Venezuela is a significant player in the oil markets. The country has several hundred billion barrels worth of oil according to their data, which represents ten years of the world's production by itself.
The country currently has a production of 30.41 million people up from 24.41 million in the year 2000 and 19.74 million in the year 1990. The country's oil allows it to have a relatively high $14,414.75 GDP per Capita. This compares to $11,208.08 for Brazil and $41,787.47 for the United Kingdom.
As we can see here, much of the country's reserves are from the Orinoco Belt in Venezuela. The Orinoco Belt has an estimated 235 billion barrels of oil in place, slightly ahead of the Athabasca Oil Sands in Canada. The US Geological Survey has increased the estimated oil reserves to 513 billion barrels but did not determine what portion of this was economically feasible.
In fact, compared to other oil producing countries, Venezuela has more reserves than any other oil country in the world including Venezuela. So with so much oil, why do we hear so much about the Saudi Arabia versus Venezuela.
The reason for this is simple. Venezuela's oil production is roughly 2 million barrels per day compared to Saudi Arabia's production of 10 million barrels per day. In fact, at Venezuela's level of production the country's current reserves will provide it with enough oil for 100,000 days (274 years) at its current production rate. Comparatively, Saudi Arabia's reserves will serve it for just 55 years at its current production rate.
With a population of 30 million people, Venezuela can provide significant growth as a result of growing consumption. The United States consumes roughly 20 million barrels of oil per day. Assuming Venezuela consumed the same amount of oil, the country would consume 2 million barrels of oil per day.
Instead, Venezuela consumes only 500,000 barrels of oil per day. The country's consumption would have to quadruple to match the United States. More so, having a consumption this high would have nearly matched Venezuela's production exactly.
More so, the country has some of the cheapest oil compared to other countries. Venezuelan oil prices are extremely low at just roughly $0.40 per gallon. This is 20% what American gasoline currently sells for at the pump where I am.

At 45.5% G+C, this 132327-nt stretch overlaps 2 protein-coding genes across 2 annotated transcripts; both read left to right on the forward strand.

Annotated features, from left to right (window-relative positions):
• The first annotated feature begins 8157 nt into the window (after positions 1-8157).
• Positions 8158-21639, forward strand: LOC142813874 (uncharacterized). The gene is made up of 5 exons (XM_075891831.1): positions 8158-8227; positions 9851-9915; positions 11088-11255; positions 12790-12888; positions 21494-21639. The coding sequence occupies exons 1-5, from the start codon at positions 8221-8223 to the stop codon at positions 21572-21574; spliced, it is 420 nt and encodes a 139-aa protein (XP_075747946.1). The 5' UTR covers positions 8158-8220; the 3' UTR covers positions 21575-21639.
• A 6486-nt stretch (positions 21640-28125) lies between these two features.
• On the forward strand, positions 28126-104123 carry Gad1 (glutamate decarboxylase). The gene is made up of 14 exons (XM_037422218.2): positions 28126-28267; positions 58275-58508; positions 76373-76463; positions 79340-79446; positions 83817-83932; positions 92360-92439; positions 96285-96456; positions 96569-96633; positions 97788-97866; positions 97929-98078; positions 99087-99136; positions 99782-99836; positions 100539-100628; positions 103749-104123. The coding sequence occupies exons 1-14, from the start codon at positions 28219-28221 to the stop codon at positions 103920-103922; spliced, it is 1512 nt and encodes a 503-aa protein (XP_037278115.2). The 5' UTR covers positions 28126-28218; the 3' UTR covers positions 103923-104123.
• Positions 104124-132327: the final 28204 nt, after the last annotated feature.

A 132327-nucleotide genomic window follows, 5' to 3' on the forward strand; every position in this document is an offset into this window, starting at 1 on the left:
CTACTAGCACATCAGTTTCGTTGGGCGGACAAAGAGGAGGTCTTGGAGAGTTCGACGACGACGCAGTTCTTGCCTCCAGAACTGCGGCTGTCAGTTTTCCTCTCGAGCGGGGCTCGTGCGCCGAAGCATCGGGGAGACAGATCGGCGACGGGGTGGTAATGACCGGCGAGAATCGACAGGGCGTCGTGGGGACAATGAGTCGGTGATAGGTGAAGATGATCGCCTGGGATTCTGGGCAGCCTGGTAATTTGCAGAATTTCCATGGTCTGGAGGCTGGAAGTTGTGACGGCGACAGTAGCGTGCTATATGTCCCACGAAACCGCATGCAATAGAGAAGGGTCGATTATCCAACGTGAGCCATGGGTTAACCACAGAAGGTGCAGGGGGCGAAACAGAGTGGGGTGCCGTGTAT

However, Venezuela is in trouble. Low oil prices have put the country in a difficult position.
The country needs 2015 oil prices of $117.50 for fiscal break-even. With current oil prices at $67, oil prices are almost at half of where they need to be for Venezuela to breakeven.
The country needs to significantly increase its oil production to have a hope of fiscal breakeven - a production increase that will most likely not occur.
However, should this occur it would significantly increase the time it takes for oil prices to recover - several million barrels more per year in low-cost production could take years for the market to balance for.
In this article, we talked about the production and consumption of oil in Venezuela. We also talked about the country's reserves and the prices necessary for break even.
However, Venezuelan oil production has remained relatively stagnant and in fact, has dropped since reaching its peak production. The company needs an extremely high oil price for breakeven. So far, Venezuela has not managed to reach its breakeven costs. The country has bigger oil reserves than Saudi Arabia but is talked about much less so far.
Venezuela as a country has significant potential. This potential comes from the country deciding to increase its production. However, a significant increase in production could also crash the oil markets.
I expect the country to focus on expanding in these difficult oil time periods in order to manage its finances.